How to Read a Cheese Rind | culture: the word on cheese
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How to Read a Cheese Rind

Picture this: you’re in a cheese cave, surrounded by hundreds of cheese wheels. Their rinds are imprinted with what looks to you like hieroglyphics. Would you be able to decipher it? The average consumer probably wouldn’t, since most rely on a local cheesemonger or grocer to label cheeses. But if you’re truly interested in cheese, knowing how to read a cheese rind can be extremely useful.

Region-specific cheeses, for example, must have a certified D.O.P. stamp on the rind in order to ensure legitimacy. This stamp proves that the cheese was made in the correct region, using approved cheesemaking methods. Kat Bauman of Core 77 says, “On French products you’ll see an A.O.P (possibly A.O.C), and regional American makers (like those using Wisconsin milk) use their own stamps too. Some cheeses give more subtle clues, like Spanish manchego which virtually always has a basket-weave rind, having been historically pressed in grass baskets traditional to the La Mancha region where it is produced.”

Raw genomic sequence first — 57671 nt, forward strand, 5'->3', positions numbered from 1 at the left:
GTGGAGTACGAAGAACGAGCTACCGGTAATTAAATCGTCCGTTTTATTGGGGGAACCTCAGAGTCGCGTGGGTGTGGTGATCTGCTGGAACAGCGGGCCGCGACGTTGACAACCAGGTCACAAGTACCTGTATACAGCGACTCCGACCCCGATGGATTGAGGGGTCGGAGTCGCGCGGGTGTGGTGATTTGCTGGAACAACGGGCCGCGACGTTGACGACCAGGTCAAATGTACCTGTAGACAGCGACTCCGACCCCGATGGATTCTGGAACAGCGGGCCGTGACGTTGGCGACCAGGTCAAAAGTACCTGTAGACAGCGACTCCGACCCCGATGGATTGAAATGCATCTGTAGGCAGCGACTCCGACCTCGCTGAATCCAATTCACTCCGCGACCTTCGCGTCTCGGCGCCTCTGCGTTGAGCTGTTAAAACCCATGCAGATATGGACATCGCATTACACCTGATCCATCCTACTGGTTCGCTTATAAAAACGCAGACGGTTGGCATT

Different cheeses have different designs that mark their authenticity. Grana Padano is marked with pin dots in the shape of diamonds, as well as a four-leaf clover that confirms the wheel’s origin. Pecorino Romano is marked with pin dots, too, in the shape of sheep’s heads enclosed in a diamond. 

Not only can you trace most cheeses to their region by decoding its wheel, you can even identify the exact farm or factory in which it was produced. Look out for the producer number, which is a four-digit number located above the stamp for Parmigiano Reggiano. Like wine, knowing the specific producer of a cheese can provide some insight regarding flavor and texture.

If you haven’t absorbed any information so far, absorb this: the date of fabrication (month and year) can also be found on a rind. It’s often marked in at least one place, but usually in multiple locations on the rind. This date is important to know, because the length of aging can tell you a lot about a cheese’s flavor. Usually, an older cheese will have deeper, drier, and more pungent flavors.

Photo by Core 77

Erica Mixon

Erica Mixon is an editorial intern at Culture. Mixon is also the arts editor of Emerson College's student-run newspaper, the Berkeley Beacon, and editor in chief of an upcoming human resources blog, HRTalentManagement. While Erica is not editing or writing, she enjoys spending time in her hometown of Ogunquit, Maine.